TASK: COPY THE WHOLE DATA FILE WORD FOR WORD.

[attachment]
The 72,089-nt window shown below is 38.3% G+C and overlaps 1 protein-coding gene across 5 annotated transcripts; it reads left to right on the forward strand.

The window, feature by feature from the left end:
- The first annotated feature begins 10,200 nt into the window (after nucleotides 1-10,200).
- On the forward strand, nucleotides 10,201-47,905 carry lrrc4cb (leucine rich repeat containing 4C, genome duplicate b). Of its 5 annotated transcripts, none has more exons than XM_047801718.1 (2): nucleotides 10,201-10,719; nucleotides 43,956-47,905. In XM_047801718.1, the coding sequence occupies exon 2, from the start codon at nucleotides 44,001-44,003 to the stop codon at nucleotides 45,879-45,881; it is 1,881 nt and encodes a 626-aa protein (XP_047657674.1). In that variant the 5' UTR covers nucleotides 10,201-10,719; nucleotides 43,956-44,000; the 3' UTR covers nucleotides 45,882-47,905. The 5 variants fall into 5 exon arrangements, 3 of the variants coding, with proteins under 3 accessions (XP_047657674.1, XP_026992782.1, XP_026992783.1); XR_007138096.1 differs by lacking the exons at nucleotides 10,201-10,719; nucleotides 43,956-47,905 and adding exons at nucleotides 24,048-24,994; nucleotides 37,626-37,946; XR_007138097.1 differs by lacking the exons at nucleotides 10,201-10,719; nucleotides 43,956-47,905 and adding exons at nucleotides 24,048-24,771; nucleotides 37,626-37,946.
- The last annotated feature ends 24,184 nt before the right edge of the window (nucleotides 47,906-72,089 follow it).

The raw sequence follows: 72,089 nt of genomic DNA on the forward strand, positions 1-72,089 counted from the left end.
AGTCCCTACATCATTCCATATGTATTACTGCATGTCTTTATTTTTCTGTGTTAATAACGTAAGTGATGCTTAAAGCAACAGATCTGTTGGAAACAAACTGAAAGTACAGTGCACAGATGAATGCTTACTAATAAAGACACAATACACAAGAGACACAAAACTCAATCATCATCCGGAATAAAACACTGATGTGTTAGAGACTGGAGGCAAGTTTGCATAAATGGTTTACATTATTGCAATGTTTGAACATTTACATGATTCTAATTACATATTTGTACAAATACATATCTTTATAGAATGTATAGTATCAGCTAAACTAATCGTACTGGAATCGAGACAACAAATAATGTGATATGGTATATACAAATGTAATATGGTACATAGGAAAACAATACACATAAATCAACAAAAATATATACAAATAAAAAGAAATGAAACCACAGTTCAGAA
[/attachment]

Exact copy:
The 72,089-nt window shown below is 38.3% G+C and overlaps 1 protein-coding gene across 5 annotated transcripts; it reads left to right on the forward strand.

The window, feature by feature from the left end:
- The first annotated feature begins 10,200 nt into the window (after nucleotides 1-10,200).
- On the forward strand, nucleotides 10,201-47,905 carry lrrc4cb (leucine rich repeat containing 4C, genome duplicate b). Of its 5 annotated transcripts, none has more exons than XM_047801718.1 (2): nucleotides 10,201-10,719; nucleotides 43,956-47,905. In XM_047801718.1, the coding sequence occupies exon 2, from the start codon at nucleotides 44,001-44,003 to the stop codon at nucleotides 45,879-45,881; it is 1,881 nt and encodes a 626-aa protein (XP_047657674.1). In that variant the 5' UTR covers nucleotides 10,201-10,719; nucleotides 43,956-44,000; the 3' UTR covers nucleotides 45,882-47,905. The 5 variants fall into 5 exon arrangements, 3 of the variants coding, with proteins under 3 accessions (XP_047657674.1, XP_026992782.1, XP_026992783.1); XR_007138096.1 differs by lacking the exons at nucleotides 10,201-10,719; nucleotides 43,956-47,905 and adding exons at nucleotides 24,048-24,994; nucleotides 37,626-37,946; XR_007138097.1 differs by lacking the exons at nucleotides 10,201-10,719; nucleotides 43,956-47,905 and adding exons at nucleotides 24,048-24,771; nucleotides 37,626-37,946.
- The last annotated feature ends 24,184 nt before the right edge of the window (nucleotides 47,906-72,089 follow it).

The raw sequence follows: 72,089 nt of genomic DNA on the forward strand, positions 1-72,089 counted from the left end.
AGTCCCTACATCATTCCATATGTATTACTGCATGTCTTTATTTTTCTGTGTTAATAACGTAAGTGATGCTTAAAGCAACAGATCTGTTGGAAACAAACTGAAAGTACAGTGCACAGATGAATGCTTACTAATAAAGACACAATACACAAGAGACACAAAACTCAATCATCATCCGGAATAAAACACTGATGTGTTAGAGACTGGAGGCAAGTTTGCATAAATGGTTTACATTATTGCAATGTTTGAACATTTACATGATTCTAATTACATATTTGTACAAATACATATCTTTATAGAATGTATAGTATCAGCTAAACTAATCGTACTGGAATCGAGACAACAAATAATGTGATATGGTATATACAAATGTAATATGGTACATAGGAAAACAATACACATAAATCAACAAAAATATATACAAATAAAAAGAAATGAAACCACAGTTCAGAA